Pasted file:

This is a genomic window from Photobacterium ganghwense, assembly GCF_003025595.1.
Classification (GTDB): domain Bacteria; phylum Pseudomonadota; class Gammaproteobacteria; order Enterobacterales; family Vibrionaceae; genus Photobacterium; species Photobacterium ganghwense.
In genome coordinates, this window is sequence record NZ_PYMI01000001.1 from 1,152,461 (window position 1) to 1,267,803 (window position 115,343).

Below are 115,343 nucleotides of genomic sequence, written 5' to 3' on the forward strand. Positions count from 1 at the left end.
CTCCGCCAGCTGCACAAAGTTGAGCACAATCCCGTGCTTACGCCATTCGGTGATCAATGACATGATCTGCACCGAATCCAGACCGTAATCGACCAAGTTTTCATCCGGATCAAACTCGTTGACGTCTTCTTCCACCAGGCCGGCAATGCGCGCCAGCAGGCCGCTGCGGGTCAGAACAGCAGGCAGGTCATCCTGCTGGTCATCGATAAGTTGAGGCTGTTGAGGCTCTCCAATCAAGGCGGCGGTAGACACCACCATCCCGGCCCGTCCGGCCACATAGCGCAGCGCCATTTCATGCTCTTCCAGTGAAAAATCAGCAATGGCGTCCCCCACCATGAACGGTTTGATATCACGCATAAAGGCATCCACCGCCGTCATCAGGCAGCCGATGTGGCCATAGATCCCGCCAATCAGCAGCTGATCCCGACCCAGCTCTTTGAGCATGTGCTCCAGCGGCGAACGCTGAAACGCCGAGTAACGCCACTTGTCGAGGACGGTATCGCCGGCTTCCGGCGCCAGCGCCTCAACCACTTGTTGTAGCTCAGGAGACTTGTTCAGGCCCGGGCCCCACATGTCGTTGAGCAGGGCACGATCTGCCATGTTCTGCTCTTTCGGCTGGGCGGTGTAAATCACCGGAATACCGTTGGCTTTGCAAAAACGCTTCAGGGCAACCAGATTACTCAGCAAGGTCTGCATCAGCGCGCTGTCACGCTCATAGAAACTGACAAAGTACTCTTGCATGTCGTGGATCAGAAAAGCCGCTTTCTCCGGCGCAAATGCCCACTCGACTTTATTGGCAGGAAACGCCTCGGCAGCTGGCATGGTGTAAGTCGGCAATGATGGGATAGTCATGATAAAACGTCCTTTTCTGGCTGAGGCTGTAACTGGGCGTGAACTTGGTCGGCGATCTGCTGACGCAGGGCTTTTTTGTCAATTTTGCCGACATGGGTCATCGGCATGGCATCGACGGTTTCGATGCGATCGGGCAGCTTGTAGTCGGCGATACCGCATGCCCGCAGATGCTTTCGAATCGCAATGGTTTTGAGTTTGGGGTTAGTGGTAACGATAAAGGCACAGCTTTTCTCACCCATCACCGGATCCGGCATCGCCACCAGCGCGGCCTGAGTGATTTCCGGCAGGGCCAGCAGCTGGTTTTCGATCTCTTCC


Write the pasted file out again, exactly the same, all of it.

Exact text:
This is a genomic window from Photobacterium ganghwense, assembly GCF_003025595.1.
Classification (GTDB): domain Bacteria; phylum Pseudomonadota; class Gammaproteobacteria; order Enterobacterales; family Vibrionaceae; genus Photobacterium; species Photobacterium ganghwense.
In genome coordinates, this window is sequence record NZ_PYMI01000001.1 from 1,152,461 (window position 1) to 1,267,803 (window position 115,343).

Below are 115,343 nucleotides of genomic sequence, written 5' to 3' on the forward strand. Positions count from 1 at the left end.
CTCCGCCAGCTGCACAAAGTTGAGCACAATCCCGTGCTTACGCCATTCGGTGATCAATGACATGATCTGCACCGAATCCAGACCGTAATCGACCAAGTTTTCATCCGGATCAAACTCGTTGACGTCTTCTTCCACCAGGCCGGCAATGCGCGCCAGCAGGCCGCTGCGGGTCAGAACAGCAGGCAGGTCATCCTGCTGGTCATCGATAAGTTGAGGCTGTTGAGGCTCTCCAATCAAGGCGGCGGTAGACACCACCATCCCGGCCCGTCCGGCCACATAGCGCAGCGCCATTTCATGCTCTTCCAGTGAAAAATCAGCAATGGCGTCCCCCACCATGAACGGTTTGATATCACGCATAAAGGCATCCACCGCCGTCATCAGGCAGCCGATGTGGCCATAGATCCCGCCAATCAGCAGCTGATCCCGACCCAGCTCTTTGAGCATGTGCTCCAGCGGCGAACGCTGAAACGCCGAGTAACGCCACTTGTCGAGGACGGTATCGCCGGCTTCCGGCGCCAGCGCCTCAACCACTTGTTGTAGCTCAGGAGACTTGTTCAGGCCCGGGCCCCACATGTCGTTGAGCAGGGCACGATCTGCCATGTTCTGCTCTTTCGGCTGGGCGGTGTAAATCACCGGAATACCGTTGGCTTTGCAAAAACGCTTCAGGGCAACCAGATTACTCAGCAAGGTCTGCATCAGCGCGCTGTCACGCTCATAGAAACTGACAAAGTACTCTTGCATGTCGTGGATCAGAAAAGCCGCTTTCTCCGGCGCAAATGCCCACTCGACTTTATTGGCAGGAAACGCCTCGGCAGCTGGCATGGTGTAAGTCGGCAATGATGGGATAGTCATGATAAAACGTCCTTTTCTGGCTGAGGCTGTAACTGGGCGTGAACTTGGTCGGCGATCTGCTGACGCAGGGCTTTTTTGTCAATTTTGCCGACATGGGTCATCGGCATGGCATCGACGGTTTCGATGCGATCGGGCAGCTTGTAGTCGGCGATACCGCATGCCCGCAGATGCTTTCGAATCGCAATGGTTTTGAGTTTGGGGTTAGTGGTAACGATAAAGGCACAGCTTTTCTCACCCATCACCGGATCCGGCATCGCCACCAGCGCGGCCTGAGTGATTTCCGGCAGGGCCAGCAGCTGGTTTTCGATCTCTTCC